Like so many within this community, we were devastated to learn last week that Tracey had passed away. In an email earlier this week, the nurse who introduced me to Tracey shared her thoughts, which reflect what so many of us have been thinking - “I’m having a rough week. so many losses of people I know lately but Tracey definitely the closest one. I feel like you rarely get to meet someone with that kind of spark. I'm glad you got to meet each other. I feel like I am learning what it really means to live through a crisis; it's not like anything I've ever done before, even after 20 years working in the DTES”.

The opioid crisis continues to take lives in our province, and each loss of life takes its toll on the hearts and minds of everyone who works within and around this community. ARNBC will continue to be inspired by the work of Tracey, and so many like her, and will work even harder to influence change that will save the lives of those we have come to care deeply for, while helping to protect and resource all of the healthcare professionals working on the front lines of this crisis in communities across B.C.

These two significant health emergencies are now in the hands of our freshly minted Premier, John Horgan, and the team he has put together. ARNBC was proud to see long-time friend Judy Darcy, appointed to the new position of Minister of Mental Health and Addictions. We look forward to working closely with her on numerous issues, but most urgently on the opioid crisis. With Judy and our new Minister of Health, Adrian Dix at the helm, I have great hopes that our provincial nursing organizations and our new government can work together for a safe and healthy British Columbia.

Lastly, I am excited to welcome Valerie St. John as the new Executive Director of ARNBC. Her expertise, experience, and passion for our profession will help us strengthen the voice of nursing through policy and action. Many thanks to our Interim ED, Andrea Burton, and our incredible ARNBC Staff and Board who have been instrumental in seeing us through the past six months. I am extremely proud of the work we are doing as an Association, and look forward to meeting many of you over the next two years, hearing your stories and learning from you. Working together, we can make the profession, and British Columbians, healthier than ever.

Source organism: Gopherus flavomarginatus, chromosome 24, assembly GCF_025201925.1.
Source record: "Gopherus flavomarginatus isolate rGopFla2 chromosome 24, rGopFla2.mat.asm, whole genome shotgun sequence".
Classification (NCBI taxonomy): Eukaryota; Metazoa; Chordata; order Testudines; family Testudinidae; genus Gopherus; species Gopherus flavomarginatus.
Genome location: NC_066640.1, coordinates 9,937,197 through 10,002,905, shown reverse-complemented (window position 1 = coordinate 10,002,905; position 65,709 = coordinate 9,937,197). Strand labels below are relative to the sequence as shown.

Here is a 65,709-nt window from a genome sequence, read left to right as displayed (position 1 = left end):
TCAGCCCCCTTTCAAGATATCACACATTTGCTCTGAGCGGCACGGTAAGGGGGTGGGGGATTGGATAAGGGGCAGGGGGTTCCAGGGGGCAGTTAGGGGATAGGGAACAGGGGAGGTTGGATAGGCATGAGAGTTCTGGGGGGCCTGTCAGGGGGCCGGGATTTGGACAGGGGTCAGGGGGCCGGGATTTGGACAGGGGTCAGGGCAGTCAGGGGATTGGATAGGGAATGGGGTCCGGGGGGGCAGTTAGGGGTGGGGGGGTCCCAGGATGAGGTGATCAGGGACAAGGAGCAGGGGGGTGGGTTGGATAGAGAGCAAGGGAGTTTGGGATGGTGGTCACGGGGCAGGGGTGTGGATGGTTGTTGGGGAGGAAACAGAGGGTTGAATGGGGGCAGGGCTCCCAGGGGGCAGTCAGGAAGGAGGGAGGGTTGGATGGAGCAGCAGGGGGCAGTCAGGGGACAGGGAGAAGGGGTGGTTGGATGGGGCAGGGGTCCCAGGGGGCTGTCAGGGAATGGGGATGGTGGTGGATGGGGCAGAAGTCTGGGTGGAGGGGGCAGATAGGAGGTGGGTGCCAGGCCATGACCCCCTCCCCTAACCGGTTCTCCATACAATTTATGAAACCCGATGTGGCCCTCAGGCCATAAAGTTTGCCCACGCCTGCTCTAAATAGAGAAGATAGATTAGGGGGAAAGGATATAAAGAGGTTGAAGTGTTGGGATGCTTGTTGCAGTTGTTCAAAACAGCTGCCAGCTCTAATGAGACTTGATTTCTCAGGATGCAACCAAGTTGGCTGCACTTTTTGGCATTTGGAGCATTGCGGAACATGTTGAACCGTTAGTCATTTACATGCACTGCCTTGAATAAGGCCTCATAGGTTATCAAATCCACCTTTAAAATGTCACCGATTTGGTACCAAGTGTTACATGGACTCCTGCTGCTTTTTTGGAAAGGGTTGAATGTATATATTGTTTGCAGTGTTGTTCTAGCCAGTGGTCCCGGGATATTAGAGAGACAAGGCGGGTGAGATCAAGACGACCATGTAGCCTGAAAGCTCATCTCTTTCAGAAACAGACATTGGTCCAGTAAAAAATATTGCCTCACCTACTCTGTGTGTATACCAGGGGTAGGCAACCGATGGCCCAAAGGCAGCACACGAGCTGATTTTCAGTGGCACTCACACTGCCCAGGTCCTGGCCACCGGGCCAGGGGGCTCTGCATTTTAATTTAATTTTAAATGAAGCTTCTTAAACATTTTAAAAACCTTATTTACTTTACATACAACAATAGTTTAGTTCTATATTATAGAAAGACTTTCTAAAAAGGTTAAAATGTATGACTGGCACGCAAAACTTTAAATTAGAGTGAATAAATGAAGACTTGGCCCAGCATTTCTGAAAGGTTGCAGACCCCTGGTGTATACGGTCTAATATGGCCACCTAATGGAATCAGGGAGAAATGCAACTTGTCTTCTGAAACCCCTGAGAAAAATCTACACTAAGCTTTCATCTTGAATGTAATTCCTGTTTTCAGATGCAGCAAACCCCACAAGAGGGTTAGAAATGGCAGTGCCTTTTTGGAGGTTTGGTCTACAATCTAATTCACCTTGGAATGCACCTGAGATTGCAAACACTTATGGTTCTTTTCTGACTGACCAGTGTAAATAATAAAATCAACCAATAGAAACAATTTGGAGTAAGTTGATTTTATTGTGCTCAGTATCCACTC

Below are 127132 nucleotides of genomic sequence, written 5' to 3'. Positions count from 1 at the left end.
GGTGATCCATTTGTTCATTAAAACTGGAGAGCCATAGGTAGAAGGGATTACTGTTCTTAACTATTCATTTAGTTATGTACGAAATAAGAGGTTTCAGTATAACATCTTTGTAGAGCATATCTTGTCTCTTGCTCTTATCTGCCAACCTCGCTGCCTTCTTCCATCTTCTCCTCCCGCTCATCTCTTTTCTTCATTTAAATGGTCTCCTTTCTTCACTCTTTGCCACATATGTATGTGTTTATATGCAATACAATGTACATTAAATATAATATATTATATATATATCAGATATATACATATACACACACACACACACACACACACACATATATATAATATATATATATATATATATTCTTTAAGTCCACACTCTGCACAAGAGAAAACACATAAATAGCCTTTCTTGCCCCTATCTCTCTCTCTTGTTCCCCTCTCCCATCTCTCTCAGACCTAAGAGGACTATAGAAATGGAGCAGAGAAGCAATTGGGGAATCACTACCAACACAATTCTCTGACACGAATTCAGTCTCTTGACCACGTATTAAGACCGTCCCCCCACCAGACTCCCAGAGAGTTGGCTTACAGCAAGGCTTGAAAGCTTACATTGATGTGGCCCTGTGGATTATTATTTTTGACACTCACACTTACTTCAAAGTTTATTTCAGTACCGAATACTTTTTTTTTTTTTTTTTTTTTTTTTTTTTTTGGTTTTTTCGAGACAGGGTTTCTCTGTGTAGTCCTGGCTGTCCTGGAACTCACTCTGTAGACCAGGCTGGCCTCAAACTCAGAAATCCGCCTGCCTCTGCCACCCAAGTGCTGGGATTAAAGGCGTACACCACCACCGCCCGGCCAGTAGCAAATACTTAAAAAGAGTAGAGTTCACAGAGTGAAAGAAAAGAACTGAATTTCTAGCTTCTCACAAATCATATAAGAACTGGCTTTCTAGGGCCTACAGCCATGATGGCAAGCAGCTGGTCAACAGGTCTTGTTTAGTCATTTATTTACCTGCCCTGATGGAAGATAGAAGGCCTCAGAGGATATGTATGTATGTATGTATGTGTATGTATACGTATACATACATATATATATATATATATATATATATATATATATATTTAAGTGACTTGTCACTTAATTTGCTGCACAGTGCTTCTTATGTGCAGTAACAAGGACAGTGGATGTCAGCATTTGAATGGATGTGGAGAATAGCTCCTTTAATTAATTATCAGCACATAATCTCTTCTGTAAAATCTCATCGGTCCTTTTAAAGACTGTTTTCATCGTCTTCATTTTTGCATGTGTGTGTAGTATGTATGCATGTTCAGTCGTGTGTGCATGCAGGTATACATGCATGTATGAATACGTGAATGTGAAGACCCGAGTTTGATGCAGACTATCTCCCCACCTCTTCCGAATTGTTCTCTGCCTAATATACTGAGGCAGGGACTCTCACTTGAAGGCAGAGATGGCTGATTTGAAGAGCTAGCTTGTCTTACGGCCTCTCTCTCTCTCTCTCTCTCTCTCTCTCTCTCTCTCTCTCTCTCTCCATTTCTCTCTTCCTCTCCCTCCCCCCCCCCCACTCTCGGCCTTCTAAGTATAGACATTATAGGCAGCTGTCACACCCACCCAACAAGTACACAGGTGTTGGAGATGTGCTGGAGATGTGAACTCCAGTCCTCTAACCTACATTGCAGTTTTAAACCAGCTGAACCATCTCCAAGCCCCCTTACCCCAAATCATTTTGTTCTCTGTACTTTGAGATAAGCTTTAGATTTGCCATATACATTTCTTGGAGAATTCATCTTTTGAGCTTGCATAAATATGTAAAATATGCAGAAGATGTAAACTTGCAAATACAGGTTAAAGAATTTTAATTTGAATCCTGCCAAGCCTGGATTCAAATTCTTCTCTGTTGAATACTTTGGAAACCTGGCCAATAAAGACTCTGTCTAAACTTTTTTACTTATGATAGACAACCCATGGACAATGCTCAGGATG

Tania Dick hails from the Dzawada'enuxw First Nations of Kingcome Inlet and has been a Registered Nurse in British Columbia for 12 years. Her entire career has been spent in rural and remote nursing, specializing in Emergency and Aboriginal health. She attained her Master of Nursing degree in the Nurse Practitioner program at UBC in 2010. She currently works full time as a general duty nurse in her Father's rural village of Alert Bay, BC.  Tania became president of ARNBC in June 2017 and has been on the ARNBC Board since 2012.

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Gwen Campbell McArthur

Tania, Please feel reassured that members of ARNBC along with many others are here in Kamloops responding to the complex needs of wild fire evacuees, particularly those from numerous First Nations communities in the BC Interior. We have volunteered, worked along side our stakeholders in health, and are walking with those who have suffered much loss and displacement. FNHA/Secwepmec Health Caucus team responded immediately to ensure the culturally significant needs of evacuees were addressed along with the physical, emotional, mental, and spiritual needs. It has been a multidisciplinary approach with Indigenous mental health professionals, Social workers, Psychologist, cultural spiritual advisers/Elders, Aboriginal Patient Navigators, paraprofessional and lay First Nations coming together during this provincial State of Emergency. Ceremonies are frequent and performed daily. T'Kemlups de Secwepemc people of the Secwepemc territory have generously donated their Powwow grounds and arbor where evacuees camp, where there is food, clothing and accommodation for pets as well. There are movies along with adult and child and youth activities for everyone. Though it is a difficult time, communities like Kamloops, Fort MacMurray, Edmonton, AB, Fire Fighters from Nova Scotia, and international assistance from Australia are also in the area. Hoping this eases your concerns knowing many resources have responded.

Rachel Fulmore

Congratulations Tania on your new role! You are a great example for our tiny places. Regards,
Rachel Fulmore

Carl Meadows

Tania your words come at a great time, as the nursing family has lots to be proud of and lots of work to do building bridges. You remind us that we are stronger together and have some tough work to do. I recently lost a friend who was in their 20's to Fentanyl and one of my team members had their families home burn down in 100 Mile. All of us are connected to these events and it is really is humbling to see such a human call to action. I am so proud that you are leading us through these times.